And the Winner Is…

Last Friday night, the graduate students of Rosemont’s publishing and creative writing programs gathered to celebrate the American Library Association’s (ALA) slate book awards for children’s literature, children’s illustrated books, and young adult novels, including the Caldecott, Printz, and Newbery awards. We also announced the winners of Rosemont’s mock awards.

For the mock awards, we nominated, read, evaluated, and chose winners in each of the same categories, and compared our results to the ALA’s winner list, announced earlier in the week. Nancy Kotkin, a degree candidate seeking a MFA in creative writing and a MA in publishing, led the awards process. She worked with Cathy Fennell, Executive Director of Library Services at Rosemont, and formed three committees. Each committee spent the winter break reading dozens of books. They also met and debated over which books should win the prizes in each category.

Our winners were:


Winner: The Adventures of Beekle: The Unimaginary Friend by Dan Santat *


Julia’s House for Lost Creatures by Ben Hatke

Little Elliot, Big City by Mike Curato

Remy and Lulu by Kevin Hawkes & Hannah Harrison


Winner: The Impossible Knife of Memory by Laura Halse Anderson


Threatened by Eliot Schrefer

I’ll Give You the Sun by Jandy Nelson ^

Lies We Tell Ourselves by Robin Talley


Winner: Upside Down in the Middle of Nowhere by Julia Lamana


Greenglass House by Kate Milford

Gracefully Grayson by Ami Polonsky

Saving Lucas Biggs by Marisa de los Santos & David Teague

* Winner of the 2015 Caldecott Medal

^ Winner of the 2015 Printz Award

Before the announcements were made, the library displayed many of the nominated books so that the faculty and students could flip through them.

According to the participating committee members, the award selection process was challenging and involved much more than just flipping through a pile of books. Nancy Kotkin said, “I came to appreciate how difficult it was to look at the whole pool of books, narrow it down, and make objective decisions. Books are art, and it was difficult not to project our own aesthetic preferences into the evaluation process. Ultimately, I came to fully appreciate how supportive librarians are of books and their patrons.”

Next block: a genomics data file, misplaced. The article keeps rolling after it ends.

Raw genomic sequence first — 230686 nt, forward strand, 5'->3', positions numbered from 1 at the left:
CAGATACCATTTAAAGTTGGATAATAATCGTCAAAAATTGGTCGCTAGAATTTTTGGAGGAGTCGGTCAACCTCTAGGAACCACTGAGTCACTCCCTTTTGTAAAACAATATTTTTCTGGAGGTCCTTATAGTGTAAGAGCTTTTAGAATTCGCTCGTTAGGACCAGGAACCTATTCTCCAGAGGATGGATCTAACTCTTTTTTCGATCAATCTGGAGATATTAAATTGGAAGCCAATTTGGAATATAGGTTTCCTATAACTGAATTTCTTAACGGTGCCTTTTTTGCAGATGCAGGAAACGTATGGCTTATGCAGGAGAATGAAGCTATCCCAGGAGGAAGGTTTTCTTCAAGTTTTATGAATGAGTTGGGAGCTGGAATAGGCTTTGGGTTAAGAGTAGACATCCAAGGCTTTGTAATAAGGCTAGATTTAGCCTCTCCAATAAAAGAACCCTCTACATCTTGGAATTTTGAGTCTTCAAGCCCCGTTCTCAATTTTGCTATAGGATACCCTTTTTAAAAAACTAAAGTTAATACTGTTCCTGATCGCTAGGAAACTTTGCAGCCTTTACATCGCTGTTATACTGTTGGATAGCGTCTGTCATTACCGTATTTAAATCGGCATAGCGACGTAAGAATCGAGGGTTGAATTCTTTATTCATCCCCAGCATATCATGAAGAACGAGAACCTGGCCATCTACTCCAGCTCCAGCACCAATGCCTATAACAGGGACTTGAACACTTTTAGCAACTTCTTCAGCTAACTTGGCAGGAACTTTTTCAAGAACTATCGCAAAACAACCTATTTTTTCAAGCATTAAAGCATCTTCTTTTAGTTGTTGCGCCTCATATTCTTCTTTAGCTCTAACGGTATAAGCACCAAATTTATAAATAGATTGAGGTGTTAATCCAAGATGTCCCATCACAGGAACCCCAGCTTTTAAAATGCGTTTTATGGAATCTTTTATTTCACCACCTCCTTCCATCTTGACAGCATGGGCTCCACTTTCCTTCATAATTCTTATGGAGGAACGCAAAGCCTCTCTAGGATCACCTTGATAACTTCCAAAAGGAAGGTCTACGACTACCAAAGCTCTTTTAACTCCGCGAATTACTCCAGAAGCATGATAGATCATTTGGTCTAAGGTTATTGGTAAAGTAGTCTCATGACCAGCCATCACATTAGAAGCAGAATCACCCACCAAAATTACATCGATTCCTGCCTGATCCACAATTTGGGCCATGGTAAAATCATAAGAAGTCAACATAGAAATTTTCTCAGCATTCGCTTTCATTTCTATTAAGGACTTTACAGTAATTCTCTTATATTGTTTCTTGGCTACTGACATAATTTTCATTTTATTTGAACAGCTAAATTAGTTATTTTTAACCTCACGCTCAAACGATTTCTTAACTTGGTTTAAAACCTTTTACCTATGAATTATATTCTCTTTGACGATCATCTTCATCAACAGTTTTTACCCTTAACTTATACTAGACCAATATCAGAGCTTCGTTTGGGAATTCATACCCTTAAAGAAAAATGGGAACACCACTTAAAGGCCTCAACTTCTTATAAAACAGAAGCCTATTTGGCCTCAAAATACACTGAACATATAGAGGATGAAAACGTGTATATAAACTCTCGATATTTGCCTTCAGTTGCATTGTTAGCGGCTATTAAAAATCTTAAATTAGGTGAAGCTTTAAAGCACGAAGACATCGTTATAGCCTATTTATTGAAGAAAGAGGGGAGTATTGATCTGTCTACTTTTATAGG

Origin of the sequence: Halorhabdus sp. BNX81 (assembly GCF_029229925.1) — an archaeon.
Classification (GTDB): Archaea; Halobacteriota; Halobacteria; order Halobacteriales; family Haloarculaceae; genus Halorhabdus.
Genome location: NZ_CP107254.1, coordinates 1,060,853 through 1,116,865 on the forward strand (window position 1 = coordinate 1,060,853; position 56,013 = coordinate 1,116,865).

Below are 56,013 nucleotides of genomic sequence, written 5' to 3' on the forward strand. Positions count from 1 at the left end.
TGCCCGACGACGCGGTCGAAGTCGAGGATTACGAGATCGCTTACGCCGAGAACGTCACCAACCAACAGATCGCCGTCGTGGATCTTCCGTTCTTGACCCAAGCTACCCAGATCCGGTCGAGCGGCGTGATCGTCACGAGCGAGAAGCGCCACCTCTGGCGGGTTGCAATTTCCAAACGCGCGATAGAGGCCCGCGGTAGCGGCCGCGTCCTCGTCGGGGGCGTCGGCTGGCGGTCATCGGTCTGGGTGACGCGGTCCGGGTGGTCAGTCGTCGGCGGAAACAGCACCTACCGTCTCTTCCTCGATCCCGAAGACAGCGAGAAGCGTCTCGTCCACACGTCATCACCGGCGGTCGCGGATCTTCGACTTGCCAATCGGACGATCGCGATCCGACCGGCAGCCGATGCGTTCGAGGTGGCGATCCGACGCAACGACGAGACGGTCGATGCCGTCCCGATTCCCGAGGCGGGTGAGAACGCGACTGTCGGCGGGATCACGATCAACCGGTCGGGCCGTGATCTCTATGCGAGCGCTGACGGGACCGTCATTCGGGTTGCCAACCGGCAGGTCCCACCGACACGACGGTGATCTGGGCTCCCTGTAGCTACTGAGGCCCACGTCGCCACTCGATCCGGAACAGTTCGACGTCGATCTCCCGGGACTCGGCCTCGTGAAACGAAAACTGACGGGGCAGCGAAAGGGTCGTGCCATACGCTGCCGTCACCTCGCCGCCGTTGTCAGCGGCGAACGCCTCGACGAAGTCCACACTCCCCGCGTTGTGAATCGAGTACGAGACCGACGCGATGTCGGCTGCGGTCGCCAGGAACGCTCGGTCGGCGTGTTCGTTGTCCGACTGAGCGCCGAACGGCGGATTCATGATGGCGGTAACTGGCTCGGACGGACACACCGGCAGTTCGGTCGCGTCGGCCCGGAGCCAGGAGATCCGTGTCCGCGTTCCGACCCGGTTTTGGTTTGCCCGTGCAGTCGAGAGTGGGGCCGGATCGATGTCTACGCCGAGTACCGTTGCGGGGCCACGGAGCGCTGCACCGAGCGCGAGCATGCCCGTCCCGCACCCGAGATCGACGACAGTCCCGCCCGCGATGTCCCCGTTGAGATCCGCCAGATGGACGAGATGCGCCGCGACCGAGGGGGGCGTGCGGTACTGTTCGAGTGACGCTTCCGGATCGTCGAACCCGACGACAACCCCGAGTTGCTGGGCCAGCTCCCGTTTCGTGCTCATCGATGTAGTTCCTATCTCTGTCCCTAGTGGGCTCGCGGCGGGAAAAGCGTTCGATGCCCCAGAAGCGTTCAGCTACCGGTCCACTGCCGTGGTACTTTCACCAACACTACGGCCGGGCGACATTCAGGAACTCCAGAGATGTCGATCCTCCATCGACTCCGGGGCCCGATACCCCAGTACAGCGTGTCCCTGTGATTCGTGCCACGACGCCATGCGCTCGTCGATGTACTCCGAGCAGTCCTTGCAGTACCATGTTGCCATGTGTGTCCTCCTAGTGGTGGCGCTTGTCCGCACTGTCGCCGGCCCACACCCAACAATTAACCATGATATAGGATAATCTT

Students and faculty, including those not focused on children’s and young adult literature, were stunned to learn that there were no cash prizes associated with the awards. While it might not be difficult to imagine that an award would increase sales, I don’t believe that the students present last Friday night understood the significance of winning a Caldecott, Printz, or Newbery award. Anita Silvey, the editor of Children’s Books and Their Creators, an overview of twentieth century children’s books, former publisher of children’s books at Houghton Mifflin, and former editor-in-chief of The Horn Book Magazine said, “As a publisher, I knew how important the awards were. You could have a book that eked out sales of 2,000 copies when it was published sell 100,000-200,000 in a year after winning the award.”

In a 2012, The Record published an article on its web site, Books: Newbery and Caldecott Prizes for U.S. Children’s Literature Awarded, which stated, “Within hours of the prizes announcement, Dead End in Norvelt and A Ball for Daisy were both in the top 50 on and both out of stock.” The increased sales don’t just peak for a brief period of time, but rather the books earn a longer self-life. They often become part of secondary school curriculum. Of the books awarded the Newbery Medal from 1922 through 2015, all but three are available on Amazon today. Of the three titles not readily available—Tales of Silver Lands (1925), Daniel Boone (1940), and Rabbit Hill (1945)—two of them are available as used books or through a third-party vendor. More than ninety-seven percent of the titles are still in print. Think about the sales of these books over the years!

The Caldecott, Printz, and Newbery Awards, unlike the National Book Awards, are open to every book that fits the specified criteria. Per the requirements of the National Book Awards, publishers are required to pay a $135 entry fee per title nominated, plus agree to pay all of the travel costs for the author to attend the finalist ceremony. Publishers must also agree to “contribute $3,000 toward a promotional campaign if a submitted book becomes a finalist ($750 for presses with income of under $10 million).” This makes it difficult for small presses to nominate any of their titles, let alone multiple ones. In contrast, because the nominations are wholly objective and open to any book that meets the basic requirements (publishing date, citizenship of the author/illustrator, etc.) the Caldecott, Printz, and Newbery are truly unbiased awards.

Students and faculty alike walked away with a deeper appreciation for the awards, how books were nominated, and how the winners were selected. They learned about the inherent value of the awards, not only for an author’s or illustrator’s reputation, but also for the publisher’s sales. Thank you to all who participated!

Pick up an award-winning book today!


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